The Film Developing Cookbook

by Stephen G. Anchell and Bill Troop

The Film Developing Cookbook by Steve Anchell and Bill Troop

This book will help you to acquire a relevant knowledge of black and white photographic chemistry and processing as easy as possible. An up-to-date manual for photographic film development techniques. This book concentrates on films, their characteristics, and the developers each requires for maximum control of the resulting image.

The Film Developing Cookbook has three special emphases:

  1. how to use different developers to achieve a wide range of pictorial effects
  2. how to mix and use solutions from scratch (and how to create new ones)
  3. how to process film for maximum archival permanence.

The Film Developing Cookbook specifically addresses the difficult subject of T-grain film development. It includes rarely found information on film development and the nature of film developers.

It’s all because of the little yellow box. This book owes its existence to T-Max film. As author of The Darkroom Cookbook I have heard from many associates and students about the difficulty they have obtaining quality images with T-Max film. Many solutions have been put forth; all are compromises.

Finally, I called my friend and photo-chemist, Bill Troop, and asked if he had any suggestions. Bill has designed many fine formulas for developing both films and papers; many are referenced in this book. Bill’s reply was, “No, but I have some ideas.”Not only ideas. Bill had a manuscript he had begun on film processing as early as 1980 which was floating around his home somewhere. He dug it out, sent it to me, and we began the collaboration which led to this book.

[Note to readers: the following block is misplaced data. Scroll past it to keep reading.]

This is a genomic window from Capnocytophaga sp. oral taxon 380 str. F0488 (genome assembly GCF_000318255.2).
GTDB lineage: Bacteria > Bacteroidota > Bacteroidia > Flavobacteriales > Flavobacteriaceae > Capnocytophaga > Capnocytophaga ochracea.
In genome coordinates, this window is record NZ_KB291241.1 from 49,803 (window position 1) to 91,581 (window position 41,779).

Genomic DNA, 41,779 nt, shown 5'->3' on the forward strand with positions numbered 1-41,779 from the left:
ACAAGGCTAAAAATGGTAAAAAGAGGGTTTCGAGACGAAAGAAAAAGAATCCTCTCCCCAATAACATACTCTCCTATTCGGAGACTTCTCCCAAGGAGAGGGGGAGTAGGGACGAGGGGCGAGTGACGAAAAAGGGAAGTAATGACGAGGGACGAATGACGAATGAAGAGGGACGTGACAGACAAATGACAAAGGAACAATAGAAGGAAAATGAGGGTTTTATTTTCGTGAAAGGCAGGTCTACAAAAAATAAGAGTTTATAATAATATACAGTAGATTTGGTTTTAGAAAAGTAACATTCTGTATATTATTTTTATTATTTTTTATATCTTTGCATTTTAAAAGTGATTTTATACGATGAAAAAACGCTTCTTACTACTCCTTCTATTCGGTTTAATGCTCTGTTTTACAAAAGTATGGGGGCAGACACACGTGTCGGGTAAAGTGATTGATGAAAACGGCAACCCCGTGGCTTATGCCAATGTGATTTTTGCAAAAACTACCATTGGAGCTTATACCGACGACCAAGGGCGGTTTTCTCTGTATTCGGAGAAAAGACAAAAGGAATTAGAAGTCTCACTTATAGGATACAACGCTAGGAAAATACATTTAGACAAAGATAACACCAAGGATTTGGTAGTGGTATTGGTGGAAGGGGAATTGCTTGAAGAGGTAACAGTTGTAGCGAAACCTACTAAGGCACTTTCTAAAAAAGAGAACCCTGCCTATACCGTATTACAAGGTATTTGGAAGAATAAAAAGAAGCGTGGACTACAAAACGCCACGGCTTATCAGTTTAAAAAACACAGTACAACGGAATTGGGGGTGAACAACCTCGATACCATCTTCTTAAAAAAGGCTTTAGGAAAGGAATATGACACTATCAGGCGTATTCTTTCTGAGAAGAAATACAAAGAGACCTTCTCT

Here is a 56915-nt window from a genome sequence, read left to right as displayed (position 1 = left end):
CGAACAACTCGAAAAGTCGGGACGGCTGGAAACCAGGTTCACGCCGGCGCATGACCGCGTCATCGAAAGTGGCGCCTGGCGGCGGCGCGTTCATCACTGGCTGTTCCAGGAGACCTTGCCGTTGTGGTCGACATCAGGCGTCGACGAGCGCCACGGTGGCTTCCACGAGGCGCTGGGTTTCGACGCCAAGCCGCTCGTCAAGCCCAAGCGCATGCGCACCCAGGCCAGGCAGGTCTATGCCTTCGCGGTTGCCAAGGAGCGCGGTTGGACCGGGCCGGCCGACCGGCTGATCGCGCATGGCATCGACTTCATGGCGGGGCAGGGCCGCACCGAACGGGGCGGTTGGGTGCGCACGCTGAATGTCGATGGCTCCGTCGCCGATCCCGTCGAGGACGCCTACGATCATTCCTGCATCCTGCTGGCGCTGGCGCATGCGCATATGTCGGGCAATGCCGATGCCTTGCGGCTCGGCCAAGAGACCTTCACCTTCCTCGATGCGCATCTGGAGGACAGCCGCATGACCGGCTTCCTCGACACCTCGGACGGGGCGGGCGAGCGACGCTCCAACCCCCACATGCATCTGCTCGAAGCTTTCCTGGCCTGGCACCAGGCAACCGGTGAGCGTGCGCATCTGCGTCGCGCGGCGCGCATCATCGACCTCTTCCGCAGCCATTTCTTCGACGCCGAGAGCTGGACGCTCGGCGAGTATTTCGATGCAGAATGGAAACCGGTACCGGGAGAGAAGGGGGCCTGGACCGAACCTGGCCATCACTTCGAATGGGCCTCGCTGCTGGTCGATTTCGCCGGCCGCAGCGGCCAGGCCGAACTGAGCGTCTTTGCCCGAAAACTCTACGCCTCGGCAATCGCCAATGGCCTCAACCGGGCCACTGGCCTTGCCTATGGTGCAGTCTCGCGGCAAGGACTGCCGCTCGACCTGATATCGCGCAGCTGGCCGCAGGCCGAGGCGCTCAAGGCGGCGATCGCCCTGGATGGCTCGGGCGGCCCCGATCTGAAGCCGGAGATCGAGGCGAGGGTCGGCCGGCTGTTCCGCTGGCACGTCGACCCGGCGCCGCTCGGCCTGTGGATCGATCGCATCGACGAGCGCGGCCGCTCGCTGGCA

—Steve Anchell

When this book was conceived in 1980, photographic engineering was still an important field. But by 1982 photographic manufacturers were moving from traditional silver halide science to digital as fast as they could. They laid off thousands of photographic scientists and replaced them with electrical engineers and computer scientists. I had counted on seeing a lot of fundamental research completed before I finished my book: research into new developers, new films, and new fixing tech­ niques. This was never to be. It was a depressing time for photography!

I put the book aside until I met Steve Anchell, four years ago. He proved to me that there are still countless dedicated photographers who are interested in exerting the greatest possible control over film processing. So Steve and I set about completely rewriting and re- researching my material. We have tried to include all the essential information yet make it interesting enough for photographers to enjoy reading.
—Bill Troop


Index of Formulas

Chapter 1 – Developer Categories

Chapter 2 – Films

Chapter 3 – Developer Ingredients

Chapter 4 – Development Procedures

Chapter 5 – Solvent Developers (Fine Grain)

Chapter 6 – Non-solvent Developers (High Definition)

Chapter 7 – Super-fine Grain Developers

Chapter 8 – Tanning Developers

Chapter 9 – Special Developers

Chapter 10 – Increasing Film Speed

Chapter 11 – Document Films

Chapter 12 – After Development Processes: Stop Baths, Fixers, Washing


I: Reference Formulas
II: Mixing Solutions 129 III: Chemical Safety 137 Bibliography
Developing Time Chart
Temperature Conversion Chart